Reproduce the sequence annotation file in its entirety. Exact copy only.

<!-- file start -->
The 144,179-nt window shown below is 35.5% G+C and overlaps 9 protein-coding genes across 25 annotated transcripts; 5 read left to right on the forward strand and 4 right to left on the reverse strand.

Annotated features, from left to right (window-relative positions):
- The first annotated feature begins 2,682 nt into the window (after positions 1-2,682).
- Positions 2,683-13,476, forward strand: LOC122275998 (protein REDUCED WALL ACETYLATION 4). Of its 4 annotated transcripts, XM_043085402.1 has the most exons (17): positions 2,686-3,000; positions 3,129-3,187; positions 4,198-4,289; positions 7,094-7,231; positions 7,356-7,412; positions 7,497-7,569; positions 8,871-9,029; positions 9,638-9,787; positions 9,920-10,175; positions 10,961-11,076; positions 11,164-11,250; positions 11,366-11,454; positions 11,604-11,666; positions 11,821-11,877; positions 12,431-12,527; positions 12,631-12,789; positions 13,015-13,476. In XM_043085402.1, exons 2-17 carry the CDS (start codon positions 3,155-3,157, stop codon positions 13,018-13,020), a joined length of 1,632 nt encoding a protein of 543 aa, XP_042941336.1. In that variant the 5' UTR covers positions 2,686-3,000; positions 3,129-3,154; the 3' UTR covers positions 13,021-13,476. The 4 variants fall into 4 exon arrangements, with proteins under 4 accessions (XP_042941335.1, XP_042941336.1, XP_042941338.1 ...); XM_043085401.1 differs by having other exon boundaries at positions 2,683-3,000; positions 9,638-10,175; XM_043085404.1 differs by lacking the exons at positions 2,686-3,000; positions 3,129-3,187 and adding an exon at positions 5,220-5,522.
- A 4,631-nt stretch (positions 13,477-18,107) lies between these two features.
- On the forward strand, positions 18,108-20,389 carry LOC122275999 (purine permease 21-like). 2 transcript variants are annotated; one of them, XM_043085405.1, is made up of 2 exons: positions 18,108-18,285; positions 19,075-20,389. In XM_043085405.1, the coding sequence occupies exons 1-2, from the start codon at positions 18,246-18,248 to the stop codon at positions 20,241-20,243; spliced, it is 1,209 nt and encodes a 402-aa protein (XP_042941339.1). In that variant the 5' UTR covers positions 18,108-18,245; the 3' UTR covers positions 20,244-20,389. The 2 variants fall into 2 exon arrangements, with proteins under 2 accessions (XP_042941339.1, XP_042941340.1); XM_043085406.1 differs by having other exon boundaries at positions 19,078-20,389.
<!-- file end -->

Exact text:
The 144,179-nt window shown below is 35.5% G+C and overlaps 9 protein-coding genes across 25 annotated transcripts; 5 read left to right on the forward strand and 4 right to left on the reverse strand.

Annotated features, from left to right (window-relative positions):
- The first annotated feature begins 2,682 nt into the window (after positions 1-2,682).
- Positions 2,683-13,476, forward strand: LOC122275998 (protein REDUCED WALL ACETYLATION 4). Of its 4 annotated transcripts, XM_043085402.1 has the most exons (17): positions 2,686-3,000; positions 3,129-3,187; positions 4,198-4,289; positions 7,094-7,231; positions 7,356-7,412; positions 7,497-7,569; positions 8,871-9,029; positions 9,638-9,787; positions 9,920-10,175; positions 10,961-11,076; positions 11,164-11,250; positions 11,366-11,454; positions 11,604-11,666; positions 11,821-11,877; positions 12,431-12,527; positions 12,631-12,789; positions 13,015-13,476. In XM_043085402.1, exons 2-17 carry the CDS (start codon positions 3,155-3,157, stop codon positions 13,018-13,020), a joined length of 1,632 nt encoding a protein of 543 aa, XP_042941336.1. In that variant the 5' UTR covers positions 2,686-3,000; positions 3,129-3,154; the 3' UTR covers positions 13,021-13,476. The 4 variants fall into 4 exon arrangements, with proteins under 4 accessions (XP_042941335.1, XP_042941336.1, XP_042941338.1 ...); XM_043085401.1 differs by having other exon boundaries at positions 2,683-3,000; positions 9,638-10,175; XM_043085404.1 differs by lacking the exons at positions 2,686-3,000; positions 3,129-3,187 and adding an exon at positions 5,220-5,522.
- A 4,631-nt stretch (positions 13,477-18,107) lies between these two features.
- On the forward strand, positions 18,108-20,389 carry LOC122275999 (purine permease 21-like). 2 transcript variants are annotated; one of them, XM_043085405.1, is made up of 2 exons: positions 18,108-18,285; positions 19,075-20,389. In XM_043085405.1, the coding sequence occupies exons 1-2, from the start codon at positions 18,246-18,248 to the stop codon at positions 20,241-20,243; spliced, it is 1,209 nt and encodes a 402-aa protein (XP_042941339.1). In that variant the 5' UTR covers positions 18,108-18,245; the 3' UTR covers positions 20,244-20,389. The 2 variants fall into 2 exon arrangements, with proteins under 2 accessions (XP_042941339.1, XP_042941340.1); XM_043085406.1 differs by having other exon boundaries at positions 19,078-20,389.